Medical devices such as catheter balloons, stent covers and vascular grafts formed of ultrahigh molecular weight polyethylene. The devices are formed from polyethylene that has been processed so that it is microporous and has an oriented node and fibril structure. The balloons expand compliantly at low strains and are substantially less compliant at higher strains. The invention also comprises methods for making such balloons, including the steps of compacting a polyethylene powder and deforming it to impart the oriented structure.
16. A balloon for an intraluminal catheter, wherein the balloon comprises ultrahigh molecular weight polyolefin.
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This invention generally relates to medical devices, and particularly to balloon catheters, stent covers, and vascular grafts.
In percutaneous transluminal coronary angioplasty (PTCA) procedures, a guiding catheter is advanced until the distal tip of the guiding catheter is seated in the ostium of a desired coronary artery. A guidewire, positioned within an inner lumen of an dilatation catheter, is first advanced out of the distal end of the guiding catheter into the patient's coronary artery until the distal end of the guidewire crosses a lesion to be dilated. Then the dilatation catheter having an inflatable balloon on the distal portion thereof is advanced into the patient's coronary anatomy, over the previously introduced guidewire, until the balloon of the dilatation catheter is properly positioned across the lesion. Once properly positioned, the dilatation balloon is inflated with liquid one or more times to a predetermined size at relatively high pressures (e.g. greater than 8 atmospheres) so that the stenosis is compressed against the arterial wall and the wall expanded to open up the passageway. Generally, the inflated diameter of the balloon is approximately the same diameter as the native diameter of the body lumen being dilated so as to complete the dilatation but not overexpand the artery wall. Substantial, uncontrolled expansion of the balloon against the vessel wall can cause trauma to the vessel wall. After the balloon is finally deflated, blood flow resumes through the dilated artery and the dilatation catheter can be removed therefrom.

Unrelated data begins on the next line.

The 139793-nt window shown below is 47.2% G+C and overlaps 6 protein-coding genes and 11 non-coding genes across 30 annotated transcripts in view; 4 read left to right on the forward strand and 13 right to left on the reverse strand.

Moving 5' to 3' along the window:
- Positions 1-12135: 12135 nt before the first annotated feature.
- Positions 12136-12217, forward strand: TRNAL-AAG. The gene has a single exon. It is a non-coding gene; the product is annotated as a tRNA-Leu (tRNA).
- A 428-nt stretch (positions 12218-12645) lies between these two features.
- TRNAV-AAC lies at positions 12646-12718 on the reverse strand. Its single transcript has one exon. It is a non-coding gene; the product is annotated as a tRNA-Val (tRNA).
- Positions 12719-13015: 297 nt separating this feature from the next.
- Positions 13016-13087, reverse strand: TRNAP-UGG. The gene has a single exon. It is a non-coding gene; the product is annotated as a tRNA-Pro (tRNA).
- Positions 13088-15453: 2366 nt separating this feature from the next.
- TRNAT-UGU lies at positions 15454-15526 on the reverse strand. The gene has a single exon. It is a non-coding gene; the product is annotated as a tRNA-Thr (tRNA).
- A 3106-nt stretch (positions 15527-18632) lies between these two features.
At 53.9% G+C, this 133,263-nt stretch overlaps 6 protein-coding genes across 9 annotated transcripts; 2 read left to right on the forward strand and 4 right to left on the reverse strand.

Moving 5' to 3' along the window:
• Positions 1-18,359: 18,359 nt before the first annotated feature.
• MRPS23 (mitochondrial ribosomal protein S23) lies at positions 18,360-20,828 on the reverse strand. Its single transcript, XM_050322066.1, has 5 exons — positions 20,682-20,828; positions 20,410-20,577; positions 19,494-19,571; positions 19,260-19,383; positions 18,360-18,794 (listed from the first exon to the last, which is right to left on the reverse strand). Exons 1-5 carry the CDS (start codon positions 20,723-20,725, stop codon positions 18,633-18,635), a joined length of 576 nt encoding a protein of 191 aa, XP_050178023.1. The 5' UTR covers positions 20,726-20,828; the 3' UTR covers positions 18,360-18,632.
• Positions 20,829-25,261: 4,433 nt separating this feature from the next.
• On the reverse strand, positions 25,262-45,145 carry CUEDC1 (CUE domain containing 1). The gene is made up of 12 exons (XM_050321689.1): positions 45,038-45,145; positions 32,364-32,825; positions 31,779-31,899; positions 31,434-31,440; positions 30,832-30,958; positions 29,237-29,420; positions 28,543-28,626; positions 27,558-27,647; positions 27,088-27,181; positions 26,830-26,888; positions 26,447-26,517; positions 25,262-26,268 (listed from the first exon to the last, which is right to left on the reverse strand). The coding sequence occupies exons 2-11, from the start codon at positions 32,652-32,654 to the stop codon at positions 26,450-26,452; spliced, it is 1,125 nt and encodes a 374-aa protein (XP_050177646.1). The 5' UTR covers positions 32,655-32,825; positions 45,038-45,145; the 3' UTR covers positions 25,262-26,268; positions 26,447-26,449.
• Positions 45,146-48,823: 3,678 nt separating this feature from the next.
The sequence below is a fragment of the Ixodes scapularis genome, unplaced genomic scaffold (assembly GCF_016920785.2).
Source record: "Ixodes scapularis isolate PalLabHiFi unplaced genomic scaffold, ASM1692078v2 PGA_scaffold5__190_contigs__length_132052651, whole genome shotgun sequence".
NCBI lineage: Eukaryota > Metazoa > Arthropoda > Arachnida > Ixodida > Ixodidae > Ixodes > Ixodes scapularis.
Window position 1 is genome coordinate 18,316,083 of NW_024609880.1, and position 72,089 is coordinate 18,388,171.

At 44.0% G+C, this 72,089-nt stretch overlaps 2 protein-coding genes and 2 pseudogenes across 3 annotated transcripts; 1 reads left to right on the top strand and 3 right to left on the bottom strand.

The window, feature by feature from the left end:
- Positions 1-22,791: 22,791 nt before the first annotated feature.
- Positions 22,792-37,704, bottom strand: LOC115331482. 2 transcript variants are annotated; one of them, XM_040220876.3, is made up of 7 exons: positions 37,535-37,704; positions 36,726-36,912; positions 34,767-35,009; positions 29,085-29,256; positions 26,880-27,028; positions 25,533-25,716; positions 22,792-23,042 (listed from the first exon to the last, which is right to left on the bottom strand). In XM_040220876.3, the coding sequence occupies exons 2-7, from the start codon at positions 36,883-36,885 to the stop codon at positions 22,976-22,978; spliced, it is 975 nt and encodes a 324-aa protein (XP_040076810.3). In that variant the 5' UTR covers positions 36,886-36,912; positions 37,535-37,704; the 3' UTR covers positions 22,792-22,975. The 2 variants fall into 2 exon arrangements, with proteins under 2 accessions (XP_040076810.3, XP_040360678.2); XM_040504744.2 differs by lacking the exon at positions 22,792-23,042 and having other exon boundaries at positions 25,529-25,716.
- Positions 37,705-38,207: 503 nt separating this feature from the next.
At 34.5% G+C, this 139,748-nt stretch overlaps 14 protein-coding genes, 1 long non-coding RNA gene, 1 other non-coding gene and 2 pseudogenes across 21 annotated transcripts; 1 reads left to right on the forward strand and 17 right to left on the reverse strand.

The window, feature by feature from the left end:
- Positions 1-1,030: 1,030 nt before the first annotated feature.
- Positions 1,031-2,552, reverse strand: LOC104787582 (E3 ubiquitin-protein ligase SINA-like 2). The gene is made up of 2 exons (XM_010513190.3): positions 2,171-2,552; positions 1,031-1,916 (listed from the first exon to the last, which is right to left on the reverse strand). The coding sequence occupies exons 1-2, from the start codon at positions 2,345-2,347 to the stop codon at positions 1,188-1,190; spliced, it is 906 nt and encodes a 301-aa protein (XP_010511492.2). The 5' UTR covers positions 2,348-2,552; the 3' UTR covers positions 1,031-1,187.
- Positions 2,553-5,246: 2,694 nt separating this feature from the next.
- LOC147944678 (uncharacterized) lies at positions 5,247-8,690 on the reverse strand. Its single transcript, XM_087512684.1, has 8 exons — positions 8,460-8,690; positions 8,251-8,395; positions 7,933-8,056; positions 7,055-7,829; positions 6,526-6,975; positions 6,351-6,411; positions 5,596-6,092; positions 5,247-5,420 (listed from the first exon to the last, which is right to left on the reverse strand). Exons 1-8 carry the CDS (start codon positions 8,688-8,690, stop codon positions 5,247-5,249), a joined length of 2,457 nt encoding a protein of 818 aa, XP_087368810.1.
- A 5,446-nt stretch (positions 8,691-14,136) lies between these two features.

In such angioplasty procedures, there may be restenosis of the artery, i.e. reformation of the arterial blockage, which necessitates either another angioplasty procedure, or some other method of repairing or strengthening the dilated area. To reduce the restenosis rate and to strengthen the dilated area, physicians frequently implant an intravascular prosthesis, generally called a stent, inside the artery at the site of the lesion. Stents may also be used to repair vessels having an intimal flap or dissection or to generally strengthen a weakened section of a vessel. Stents are usually delivered to a desired location within a coronary artery in a contracted condition on a balloon of a catheter which is similar in many respects to a balloon angioplasty catheter, and expanded to a larger diameter by expansion of the balloon. The balloon is deflated to remove the catheter and the stent left in place within the artery at the site of the dilated lesion. The framework of the stent may still allow migration and proliferation of the smooth muscle cells, while the stent itself can be thrombogenic. To address these problems, stent covers on a surface of the stent have been used. Stent covers have been used in, for example, the treatment of pseudo-aneurysms and perforated arteries, and to prevent prolapse of plaque. Similarly, vascular grafts comprising cylinders made from tissue or synthetic materials such as DACRON may be implanted in vessels to strengthen or repair the vessel, or used in an anastomosis procedure to connect vessels segments together.
In the design of catheter balloons, balloon characteristics such as strength, flexibility and compliance must be tailored to provide optimal performance for a particular application. Angioplasty balloons preferably have high strength for inflation at relatively high pressure, and high flexibility and softness for improved ability to track the tortuous anatomy and cross lesions. The balloon compliance is chosen so that the balloon will have a desired amount of expansion during inflation. Compliant balloons, for example balloons made from materials such as polyethylene, exhibit substantial stretching upon the application of tensile force. Noncompliant balloons, for example balloons made from materials such as PET, exhibit relatively little stretching during inflation, and therefore provide controlled radial growth in response to an increase in inflation pressure within the working pressure range.
For many applications, intravascular catheter balloons should be substantially noncompliant once expanded to a working diameter. Further, catheter balloons should also be formed from relatively strong materials in order to withstand the pressures necessary for various procedures without failing. Typically, such characteristics require the use of a material that does not stretch, which consequently necessitates that the balloon material be folded around the catheter shaft prior to inflation. However, it can be desirable to employ balloons that are not folded prior to inflation, but which are instead expanded to the working diameter from a generally cylindrical shape having a nominal diameter that conforms to the catheter shaft. Such designs may be used for formed-in-place angioplasty balloons and stent delivery balloons. Prior art formed-in-place balloons have suffered from problems such as insufficient strength, poor control over expansion, and significantly complicated processing during catheter manufacturing.
It would be a significant advance to provide a catheter balloon, and other expandable members such as stent covers, and vascular grafts, with improved processing and expansion characteristics.